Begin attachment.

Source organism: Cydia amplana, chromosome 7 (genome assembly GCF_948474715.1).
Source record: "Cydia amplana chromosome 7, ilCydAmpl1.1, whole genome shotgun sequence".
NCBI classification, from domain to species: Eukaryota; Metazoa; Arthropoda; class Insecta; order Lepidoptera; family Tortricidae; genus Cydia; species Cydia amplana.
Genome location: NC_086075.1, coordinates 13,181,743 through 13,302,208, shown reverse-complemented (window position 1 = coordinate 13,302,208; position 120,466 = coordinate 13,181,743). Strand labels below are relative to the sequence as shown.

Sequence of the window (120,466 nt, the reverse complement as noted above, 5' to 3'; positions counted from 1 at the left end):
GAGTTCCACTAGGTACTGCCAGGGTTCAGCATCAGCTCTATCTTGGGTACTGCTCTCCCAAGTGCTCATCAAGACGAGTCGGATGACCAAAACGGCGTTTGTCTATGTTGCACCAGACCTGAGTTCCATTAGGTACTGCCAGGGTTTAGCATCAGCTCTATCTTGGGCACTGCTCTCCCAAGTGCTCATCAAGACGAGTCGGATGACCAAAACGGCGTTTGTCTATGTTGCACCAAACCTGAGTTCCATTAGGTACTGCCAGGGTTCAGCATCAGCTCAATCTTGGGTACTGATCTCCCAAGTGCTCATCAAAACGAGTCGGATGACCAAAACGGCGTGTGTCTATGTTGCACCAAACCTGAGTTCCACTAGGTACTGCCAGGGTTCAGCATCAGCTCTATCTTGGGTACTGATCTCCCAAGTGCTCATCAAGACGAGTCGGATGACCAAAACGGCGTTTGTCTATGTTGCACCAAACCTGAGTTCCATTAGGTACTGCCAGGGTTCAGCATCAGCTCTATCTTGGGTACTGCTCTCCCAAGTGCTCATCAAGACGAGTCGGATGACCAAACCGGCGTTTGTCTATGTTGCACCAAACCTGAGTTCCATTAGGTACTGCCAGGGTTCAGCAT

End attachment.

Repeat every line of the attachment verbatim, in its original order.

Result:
Source organism: Cydia amplana, chromosome 7 (genome assembly GCF_948474715.1).
Source record: "Cydia amplana chromosome 7, ilCydAmpl1.1, whole genome shotgun sequence".
NCBI classification, from domain to species: Eukaryota; Metazoa; Arthropoda; class Insecta; order Lepidoptera; family Tortricidae; genus Cydia; species Cydia amplana.
Genome location: NC_086075.1, coordinates 13,181,743 through 13,302,208, shown reverse-complemented (window position 1 = coordinate 13,302,208; position 120,466 = coordinate 13,181,743). Strand labels below are relative to the sequence as shown.

Sequence of the window (120,466 nt, the reverse complement as noted above, 5' to 3'; positions counted from 1 at the left end):
GAGTTCCACTAGGTACTGCCAGGGTTCAGCATCAGCTCTATCTTGGGTACTGCTCTCCCAAGTGCTCATCAAGACGAGTCGGATGACCAAAACGGCGTTTGTCTATGTTGCACCAGACCTGAGTTCCATTAGGTACTGCCAGGGTTTAGCATCAGCTCTATCTTGGGCACTGCTCTCCCAAGTGCTCATCAAGACGAGTCGGATGACCAAAACGGCGTTTGTCTATGTTGCACCAAACCTGAGTTCCATTAGGTACTGCCAGGGTTCAGCATCAGCTCAATCTTGGGTACTGATCTCCCAAGTGCTCATCAAAACGAGTCGGATGACCAAAACGGCGTGTGTCTATGTTGCACCAAACCTGAGTTCCACTAGGTACTGCCAGGGTTCAGCATCAGCTCTATCTTGGGTACTGATCTCCCAAGTGCTCATCAAGACGAGTCGGATGACCAAAACGGCGTTTGTCTATGTTGCACCAAACCTGAGTTCCATTAGGTACTGCCAGGGTTCAGCATCAGCTCTATCTTGGGTACTGCTCTCCCAAGTGCTCATCAAGACGAGTCGGATGACCAAACCGGCGTTTGTCTATGTTGCACCAAACCTGAGTTCCATTAGGTACTGCCAGGGTTCAGCAT